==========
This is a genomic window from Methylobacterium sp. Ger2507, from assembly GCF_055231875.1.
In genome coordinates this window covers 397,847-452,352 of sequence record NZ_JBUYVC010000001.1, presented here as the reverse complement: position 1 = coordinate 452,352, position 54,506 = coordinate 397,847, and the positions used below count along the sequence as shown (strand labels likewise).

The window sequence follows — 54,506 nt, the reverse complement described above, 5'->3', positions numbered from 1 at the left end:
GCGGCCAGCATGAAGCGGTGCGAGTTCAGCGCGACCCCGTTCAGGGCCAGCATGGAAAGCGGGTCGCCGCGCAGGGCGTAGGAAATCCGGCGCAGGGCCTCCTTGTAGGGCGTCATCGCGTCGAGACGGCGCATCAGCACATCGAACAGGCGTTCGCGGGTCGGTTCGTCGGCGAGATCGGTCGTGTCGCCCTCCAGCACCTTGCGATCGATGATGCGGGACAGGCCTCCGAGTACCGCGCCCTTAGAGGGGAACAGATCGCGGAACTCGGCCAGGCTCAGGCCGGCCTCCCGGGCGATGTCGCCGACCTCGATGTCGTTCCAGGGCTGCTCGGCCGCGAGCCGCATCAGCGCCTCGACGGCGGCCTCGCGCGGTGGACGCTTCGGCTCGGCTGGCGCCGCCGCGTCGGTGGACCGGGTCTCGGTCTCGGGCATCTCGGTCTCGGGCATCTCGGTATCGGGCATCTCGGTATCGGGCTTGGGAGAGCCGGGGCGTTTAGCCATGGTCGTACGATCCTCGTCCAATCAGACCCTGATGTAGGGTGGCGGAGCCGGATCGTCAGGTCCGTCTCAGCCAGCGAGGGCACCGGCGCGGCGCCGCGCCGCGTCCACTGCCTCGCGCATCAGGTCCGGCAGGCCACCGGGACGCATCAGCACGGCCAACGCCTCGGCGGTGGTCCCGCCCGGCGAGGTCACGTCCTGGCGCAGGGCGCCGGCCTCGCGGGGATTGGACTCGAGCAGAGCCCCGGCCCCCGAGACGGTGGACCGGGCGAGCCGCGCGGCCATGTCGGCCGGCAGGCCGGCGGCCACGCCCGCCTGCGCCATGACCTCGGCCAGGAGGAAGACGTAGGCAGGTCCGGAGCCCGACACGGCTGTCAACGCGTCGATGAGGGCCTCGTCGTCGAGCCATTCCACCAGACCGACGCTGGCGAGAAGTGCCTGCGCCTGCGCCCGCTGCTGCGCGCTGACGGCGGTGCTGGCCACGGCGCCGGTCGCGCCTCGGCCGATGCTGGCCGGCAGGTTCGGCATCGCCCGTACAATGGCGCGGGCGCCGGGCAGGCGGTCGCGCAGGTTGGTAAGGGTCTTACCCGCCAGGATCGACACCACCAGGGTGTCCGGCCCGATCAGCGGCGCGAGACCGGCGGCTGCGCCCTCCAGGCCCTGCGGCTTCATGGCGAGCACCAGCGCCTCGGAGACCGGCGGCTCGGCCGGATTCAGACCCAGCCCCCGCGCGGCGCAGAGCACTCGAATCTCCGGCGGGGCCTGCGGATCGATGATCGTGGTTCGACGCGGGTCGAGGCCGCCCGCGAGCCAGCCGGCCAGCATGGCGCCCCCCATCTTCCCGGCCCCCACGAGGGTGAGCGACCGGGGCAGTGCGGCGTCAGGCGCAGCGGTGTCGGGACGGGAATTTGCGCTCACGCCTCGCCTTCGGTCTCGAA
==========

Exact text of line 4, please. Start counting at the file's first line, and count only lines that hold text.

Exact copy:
GCGGCCAGCATGAAGCGGTGCGAGTTCAGCGCGACCCCGTTCAGGGCCAGCATGGAAAGCGGGTCGCCGCGCAGGGCGTAGGAAATCCGGCGCAGGGCCTCCTTGTAGGGCGTCATCGCGTCGAGACGGCGCATCAGCACATCGAACAGGCGTTCGCGGGTCGGTTCGTCGGCGAGATCGGTCGTGTCGCCCTCCAGCACCTTGCGATCGATGATGCGGGACAGGCCTCCGAGTACCGCGCCCTTAGAGGGGAACAGATCGCGGAACTCGGCCAGGCTCAGGCCGGCCTCCCGGGCGATGTCGCCGACCTCGATGTCGTTCCAGGGCTGCTCGGCCGCGAGCCGCATCAGCGCCTCGACGGCGGCCTCGCGCGGTGGACGCTTCGGCTCGGCTGGCGCCGCCGCGTCGGTGGACCGGGTCTCGGTCTCGGGCATCTCGGTCTCGGGCATCTCGGTATCGGGCATCTCGGTATCGGGCTTGGGAGAGCCGGGGCGTTTAGCCATGGTCGTACGATCCTCGTCCAATCAGACCCTGATGTAGGGTGGCGGAGCCGGATCGTCAGGTCCGTCTCAGCCAGCGAGGGCACCGGCGCGGCGCCGCGCCGCGTCCACTGCCTCGCGCATCAGGTCCGGCAGGCCACCGGGACGCATCAGCACGGCCAACGCCTCGGCGGTGGTCCCGCCCGGCGAGGTCACGTCCTGGCGCAGGGCGCCGGCCTCGCGGGGATTGGACTCGAGCAGAGCCCCGGCCCCCGAGACGGTGGACCGGGCGAGCCGCGCGGCCATGTCGGCCGGCAGGCCGGCGGCCACGCCCGCCTGCGCCATGACCTCGGCCAGGAGGAAGACGTAGGCAGGTCCGGAGCCCGACACGGCTGTCAACGCGTCGATGAGGGCCTCGTCGTCGAGCCATTCCACCAGACCGACGCTGGCGAGAAGTGCCTGCGCCTGCGCCCGCTGCTGCGCGCTGACGGCGGTGCTGGCCACGGCGCCGGTCGCGCCTCGGCCGATGCTGGCCGGCAGGTTCGGCATCGCCCGTACAATGGCGCGGGCGCCGGGCAGGCGGTCGCGCAGGTTGGTAAGGGTCTTACCCGCCAGGATCGACACCACCAGGGTGTCCGGCCCGATCAGCGGCGCGAGACCGGCGGCTGCGCCCTCCAGGCCCTGCGGCTTCATGGCGAGCACCAGCGCCTCGGAGACCGGCGGCTCGGCCGGATTCAGACCCAGCCCCCGCGCGGCGCAGAGCACTCGAATCTCCGGCGGGGCCTGCGGATCGATGATCGTGGTTCGACGCGGGTCGAGGCCGCCCGCGAGCCAGCCGGCCAGCATGGCGCCCCCCATCTTCCCGGCCCCCACGAGGGTGAGCGACCGGGGCAGTGCGGCGTCAGGCGCAGCGGTGTCGGGACGGGAATTTGCGCTCACGCCTCGCCTTCGGTCTCGAA